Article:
On August 18, 2014 the Department of Justice (DOJ) announced that Carondelet Health Network (CHN), has agreed to pay $35 million to settle allegations that its affiliate hospitals, Carondelet St. Mary’s and Carondelet St. Joseph’s in Tucson, Arizona, knowingly violated the False Claims Act by overcharging the U.S. Government when it submitted false bills to Medicare and other Federal Health Care programs. DOJ also announced that the whistleblower, Jacqueline Bloink, formerly employed by the CHN, is entitled to a share of the settlement payment for reporting fraud against the government, which amounts to $6 million.
Ms. Bloink originally filed the lawsuit under the whistleblowers provisions of the False Claims Act, which is one of the most effective methods that the government has implemented for combating fraud. Under the FCA, any person, who knows of an individual or company that has financially defrauded the federal government, can file a “qui tam” lawsuit to recover damages on behalf of the government. Additionally, a whistleblower who files a case against a company that has committed fraud against the government, may receive compensation for up to 30 percent of the settlement. In this case, Ms. Bloink’s share of $35 million is approximately 17.5 percent of the settlement.
According to the lawsuit filed in 2011, in the United States District Court for the District of Arizona under the qui tam provision of the False Claims Act, Bloink alleged that between April 7, 2004, through December 31, 2011, Carondelet St. Mary’s and Carondelet St. Joseph’s knowingly submitted claims to Medicare, the Federal Employees Health Benefit Program, and to the Arizona Health Care Cost Containment System (Arizona state’s Medicaid program), for inpatient rehabilitation facility services that, in fact, qualified for outpatient services, thereby overcharging the government and violating the False Claims Act. The United States alleged that as a result of these false claims, federal health care programs paid substantially more than was warranted. Although this settlement is neither an admission of liability by CHN hospitals, it is one of many examples that the government will do everything in its power to safeguard taxpayers from fraud.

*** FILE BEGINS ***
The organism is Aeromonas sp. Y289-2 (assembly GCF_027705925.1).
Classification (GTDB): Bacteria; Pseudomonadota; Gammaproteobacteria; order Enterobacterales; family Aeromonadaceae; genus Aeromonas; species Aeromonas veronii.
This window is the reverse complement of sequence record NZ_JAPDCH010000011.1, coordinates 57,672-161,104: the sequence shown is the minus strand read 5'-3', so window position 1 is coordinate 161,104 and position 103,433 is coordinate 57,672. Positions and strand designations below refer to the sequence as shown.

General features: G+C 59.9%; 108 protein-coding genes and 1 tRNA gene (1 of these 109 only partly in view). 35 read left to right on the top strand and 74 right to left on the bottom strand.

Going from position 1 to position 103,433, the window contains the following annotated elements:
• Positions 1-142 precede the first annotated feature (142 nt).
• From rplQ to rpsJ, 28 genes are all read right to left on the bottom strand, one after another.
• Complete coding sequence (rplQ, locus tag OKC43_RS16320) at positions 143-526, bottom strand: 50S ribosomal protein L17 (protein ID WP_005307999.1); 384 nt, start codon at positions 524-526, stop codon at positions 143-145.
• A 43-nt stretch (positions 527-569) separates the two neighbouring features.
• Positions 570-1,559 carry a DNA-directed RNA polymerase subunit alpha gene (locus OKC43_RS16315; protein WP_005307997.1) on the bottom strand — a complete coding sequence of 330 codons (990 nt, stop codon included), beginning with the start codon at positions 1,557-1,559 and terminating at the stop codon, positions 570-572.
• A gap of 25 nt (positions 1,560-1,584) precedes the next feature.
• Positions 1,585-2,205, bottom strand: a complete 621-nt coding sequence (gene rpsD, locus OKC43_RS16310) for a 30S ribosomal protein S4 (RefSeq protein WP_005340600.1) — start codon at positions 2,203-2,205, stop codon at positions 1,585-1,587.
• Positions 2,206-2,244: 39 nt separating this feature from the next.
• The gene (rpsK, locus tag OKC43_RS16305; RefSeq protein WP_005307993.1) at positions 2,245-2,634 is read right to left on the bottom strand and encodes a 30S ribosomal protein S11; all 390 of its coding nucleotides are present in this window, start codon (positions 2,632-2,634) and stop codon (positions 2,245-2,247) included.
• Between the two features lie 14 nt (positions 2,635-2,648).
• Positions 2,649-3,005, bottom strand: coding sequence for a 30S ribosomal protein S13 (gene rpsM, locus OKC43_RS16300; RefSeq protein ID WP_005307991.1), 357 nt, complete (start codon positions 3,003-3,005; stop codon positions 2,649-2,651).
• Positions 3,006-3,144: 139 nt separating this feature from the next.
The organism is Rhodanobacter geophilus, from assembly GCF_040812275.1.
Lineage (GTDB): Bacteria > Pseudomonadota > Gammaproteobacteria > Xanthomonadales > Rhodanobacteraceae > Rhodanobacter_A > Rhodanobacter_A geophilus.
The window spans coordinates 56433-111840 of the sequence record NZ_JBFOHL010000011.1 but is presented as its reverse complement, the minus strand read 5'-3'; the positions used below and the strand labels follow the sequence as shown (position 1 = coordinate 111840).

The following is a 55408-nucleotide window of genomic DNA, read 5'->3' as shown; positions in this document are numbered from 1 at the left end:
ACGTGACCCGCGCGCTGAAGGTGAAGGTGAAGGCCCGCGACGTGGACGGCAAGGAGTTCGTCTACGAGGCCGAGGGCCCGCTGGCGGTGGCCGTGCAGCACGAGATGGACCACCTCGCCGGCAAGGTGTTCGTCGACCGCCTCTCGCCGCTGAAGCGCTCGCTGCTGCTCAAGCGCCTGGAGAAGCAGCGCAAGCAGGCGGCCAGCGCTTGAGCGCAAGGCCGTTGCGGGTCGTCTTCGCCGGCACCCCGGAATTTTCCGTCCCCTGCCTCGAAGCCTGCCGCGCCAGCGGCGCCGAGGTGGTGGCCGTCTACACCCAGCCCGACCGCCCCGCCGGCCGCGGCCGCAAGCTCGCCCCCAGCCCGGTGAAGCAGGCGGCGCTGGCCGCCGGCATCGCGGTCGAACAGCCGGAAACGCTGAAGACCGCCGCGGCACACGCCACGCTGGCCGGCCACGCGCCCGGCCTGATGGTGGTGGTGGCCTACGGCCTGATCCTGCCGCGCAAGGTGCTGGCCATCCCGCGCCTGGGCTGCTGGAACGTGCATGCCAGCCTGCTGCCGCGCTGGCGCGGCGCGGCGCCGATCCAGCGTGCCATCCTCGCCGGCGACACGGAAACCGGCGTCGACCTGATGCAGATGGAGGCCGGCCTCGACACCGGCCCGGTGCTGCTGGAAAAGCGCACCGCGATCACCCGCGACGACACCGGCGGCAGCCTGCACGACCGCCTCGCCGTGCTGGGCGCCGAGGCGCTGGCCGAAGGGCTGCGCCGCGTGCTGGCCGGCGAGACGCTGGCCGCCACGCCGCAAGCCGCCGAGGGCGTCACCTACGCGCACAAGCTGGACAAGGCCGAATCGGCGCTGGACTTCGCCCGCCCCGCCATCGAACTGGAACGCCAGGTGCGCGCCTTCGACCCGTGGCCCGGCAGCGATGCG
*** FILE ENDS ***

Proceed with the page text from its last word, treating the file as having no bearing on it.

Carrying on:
If you have information concerning a potential case involving Medicare fraud or Government Health Care billing fraud, do not hesitate to take action. It is possible that you might be able to bring your own qui tam lawsuit under the False Claims Act, acting as a whistleblower on behalf of the US government. Before filing your lawsuit, be sure to consult with an attorney familiar with the intricacies of the False Claims Act and qui tam lawsuits, as these attorneys are best equipped to help protect your rights and help you gain your share of any monetary reward from a potential settlement.
If you would like to consult with one of our False Claims Act attorneys concerning Medicare fraud, please fill out our Confidential Case Evaluation form, or call (202) 973-0900 to speak with a lawyer at the law office of Tycko & Zavareei LLP.